Once your home is in foreclosure, is there any company that will help you or can the foreclosure be stopped without paying the entire amount owed all once?

Our Mortgage co. sold to another company. We fell a couple months behind. Tried several times to make it up making payment plans but new company refused to accept partial payments. Said only full amount would be accepted. Of course we fell farther behind and they started foreclosure on us. Our home has plenty of equity in it. We've had it for 15 years and don't want to lose it but don't know what to do. Thank you for any help and information.

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3 Answers

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Answered by Mark Haynie, Mortgage Broker in Los Angeles, CA
Dear Anonymous, no mortgage company will accept partial payments. And since you have 15 years equity in your home, believe they are only too happy to get their hands on your home and turn a little profit. Unfortunately, there's no easy solution. I would hope that you've been stowing the money you would have paid for your mortgage, so you have at least a chunk of cash built up.

Assuming you've considered selling a car, borrowing from anyone you can and any other fast-cash avenues and they don't get you there, here are a few of the viable options you do have:
1) File bankruptcy. Horrible option, but better than losing your home and a BK does no more damage to your credit than a FC. I don't know the BK laws in Illinois, so best to speak with a BK atty there to get all the facts.
2) A real estate attorney may be able to help IF - and it's a big if - your existing financing was a MERS loan and is/has been serviced (payment collections) by a loan service company, rather than an actual lender. If this is your scenario, I know there have been literally millions of homeowners that have successfully utilized the loophole that if no sole entity holds the actual note, the servicing agency does not have the right to file foreclosure proceedings against you because they do not, in fact, own your debt contract. A real estate atty can put a swift "Cease and Desist" order on the loan servicer, requiring them to provide valid documentation of the noteholder and that the noteholder has authorized the servicer, on their behalf, to file and pursue the FC.
3) Sell the property and take your equity while you can still get it. Time is not on your side and you may have to accept an offer below what you want, but it's better to walk out of this situation with something, rather than a blight on your credit AND nothing to re-establish your life.

The bottom line - DON'T WASTE TIME! If you were my family, I'd say, list the house right now and in the meantime contact a real estate lawyer and a BK lawyer to get all the facts you need. You can always turn down offers on the house - and maybe you will only sell as a last resort, but get the wheels in motion. Failing to plan is planning to fail.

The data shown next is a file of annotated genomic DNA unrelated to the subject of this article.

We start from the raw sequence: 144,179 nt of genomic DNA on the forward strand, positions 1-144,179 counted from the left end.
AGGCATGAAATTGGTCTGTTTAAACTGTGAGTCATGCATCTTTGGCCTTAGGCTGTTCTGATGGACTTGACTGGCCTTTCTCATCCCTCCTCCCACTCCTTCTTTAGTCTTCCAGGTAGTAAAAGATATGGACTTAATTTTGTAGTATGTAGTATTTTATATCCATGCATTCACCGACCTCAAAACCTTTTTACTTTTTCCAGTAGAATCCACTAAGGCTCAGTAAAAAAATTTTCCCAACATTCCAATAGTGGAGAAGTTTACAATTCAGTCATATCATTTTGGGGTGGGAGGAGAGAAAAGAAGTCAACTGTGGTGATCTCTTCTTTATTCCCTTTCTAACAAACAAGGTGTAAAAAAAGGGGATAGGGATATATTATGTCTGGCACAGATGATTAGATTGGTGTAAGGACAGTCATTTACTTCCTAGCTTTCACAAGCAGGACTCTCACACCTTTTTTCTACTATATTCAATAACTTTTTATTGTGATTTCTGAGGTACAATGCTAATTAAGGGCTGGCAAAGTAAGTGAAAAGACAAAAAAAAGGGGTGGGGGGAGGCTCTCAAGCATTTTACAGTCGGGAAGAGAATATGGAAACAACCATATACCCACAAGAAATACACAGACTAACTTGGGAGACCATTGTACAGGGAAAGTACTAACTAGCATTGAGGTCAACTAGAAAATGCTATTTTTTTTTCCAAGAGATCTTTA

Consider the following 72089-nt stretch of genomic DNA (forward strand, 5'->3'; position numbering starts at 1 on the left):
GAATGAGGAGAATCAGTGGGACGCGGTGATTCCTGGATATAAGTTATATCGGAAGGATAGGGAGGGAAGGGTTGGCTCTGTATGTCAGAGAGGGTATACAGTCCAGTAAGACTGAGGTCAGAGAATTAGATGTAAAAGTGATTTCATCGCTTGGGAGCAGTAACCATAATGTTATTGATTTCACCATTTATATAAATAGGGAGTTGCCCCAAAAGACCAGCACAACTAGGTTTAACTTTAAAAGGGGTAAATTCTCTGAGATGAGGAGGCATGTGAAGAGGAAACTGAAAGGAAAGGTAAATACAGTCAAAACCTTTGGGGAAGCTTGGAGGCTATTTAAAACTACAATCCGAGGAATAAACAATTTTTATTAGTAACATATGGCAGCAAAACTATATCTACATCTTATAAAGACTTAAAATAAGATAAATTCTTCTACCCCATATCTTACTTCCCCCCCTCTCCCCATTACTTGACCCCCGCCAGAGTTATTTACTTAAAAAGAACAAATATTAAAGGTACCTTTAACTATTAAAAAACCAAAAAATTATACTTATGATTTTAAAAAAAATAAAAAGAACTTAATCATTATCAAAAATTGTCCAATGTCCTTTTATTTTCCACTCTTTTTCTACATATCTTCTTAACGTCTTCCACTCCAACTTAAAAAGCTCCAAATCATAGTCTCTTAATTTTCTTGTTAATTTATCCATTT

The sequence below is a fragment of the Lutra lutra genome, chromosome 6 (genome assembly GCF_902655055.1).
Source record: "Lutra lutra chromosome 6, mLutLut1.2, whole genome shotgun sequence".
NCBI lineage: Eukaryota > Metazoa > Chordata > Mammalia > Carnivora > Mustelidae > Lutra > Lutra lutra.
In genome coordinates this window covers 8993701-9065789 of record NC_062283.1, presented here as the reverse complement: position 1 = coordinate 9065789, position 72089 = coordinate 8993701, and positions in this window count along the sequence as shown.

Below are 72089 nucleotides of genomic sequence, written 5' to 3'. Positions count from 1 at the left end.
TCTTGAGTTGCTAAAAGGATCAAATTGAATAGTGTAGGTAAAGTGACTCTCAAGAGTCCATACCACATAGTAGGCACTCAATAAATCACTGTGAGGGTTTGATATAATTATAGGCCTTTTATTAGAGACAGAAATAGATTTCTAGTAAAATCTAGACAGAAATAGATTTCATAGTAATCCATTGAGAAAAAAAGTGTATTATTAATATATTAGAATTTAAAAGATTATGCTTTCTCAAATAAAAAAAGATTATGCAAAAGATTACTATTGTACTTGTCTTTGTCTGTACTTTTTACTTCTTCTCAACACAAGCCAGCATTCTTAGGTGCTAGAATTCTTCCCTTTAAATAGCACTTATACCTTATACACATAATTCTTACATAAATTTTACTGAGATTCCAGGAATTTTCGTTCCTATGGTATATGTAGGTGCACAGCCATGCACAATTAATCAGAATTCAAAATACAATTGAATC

I wish you all the best! | 10.28.14 @ 22:32
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$commenter.renderDisplayableName() — {comment} | 12.06.16 @ 19:46
Answered by Caroline Gerardo, C G Barbeau in Newport Beach, CA
Other option is to sell quickly. Get an agent to list it with reasonable price, clean, paint and get the equity in your hands | 10.20.15 @ 20:38
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$commenter.renderDisplayableName() — {comment} | 12.06.16 @ 19:46
Answered by Dave Bradley, Investment Manager (Financial Advisor) in North Charleston, SC
I suspect you have already spoken with attorneys and lenders. If not, please do so.
Everyone wants to keep their home. My main concerns are can you afford to stay in the home?
If you do manage to obtain financing to stay in the home. The payments may not be viable for you.

Have you considered moving into another home? Keep in mind that if the home is sold in foreclosure any extra equity (you said there is plenty) comes back to you (after fees). So, this may work. No guarantees.

There are numerous legal strategies to slow the process down. All of these incur fees.
There are also short sale investors that may offer you a lower price in cash without foreclosure fees.
All have pros & cons. Always ask questions until you are comfortable with the answers.

Hope this helps
It's not what you make, it's what you keep that determines your lifestyle.

.
| 03.18.16 @ 00:23
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$commenter.renderDisplayableName() — {comment} | 12.06.16 @ 19:46
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Answered by

Mark  Haynie
Mark Haynie, Mortgage Broker in Los Angeles, CA

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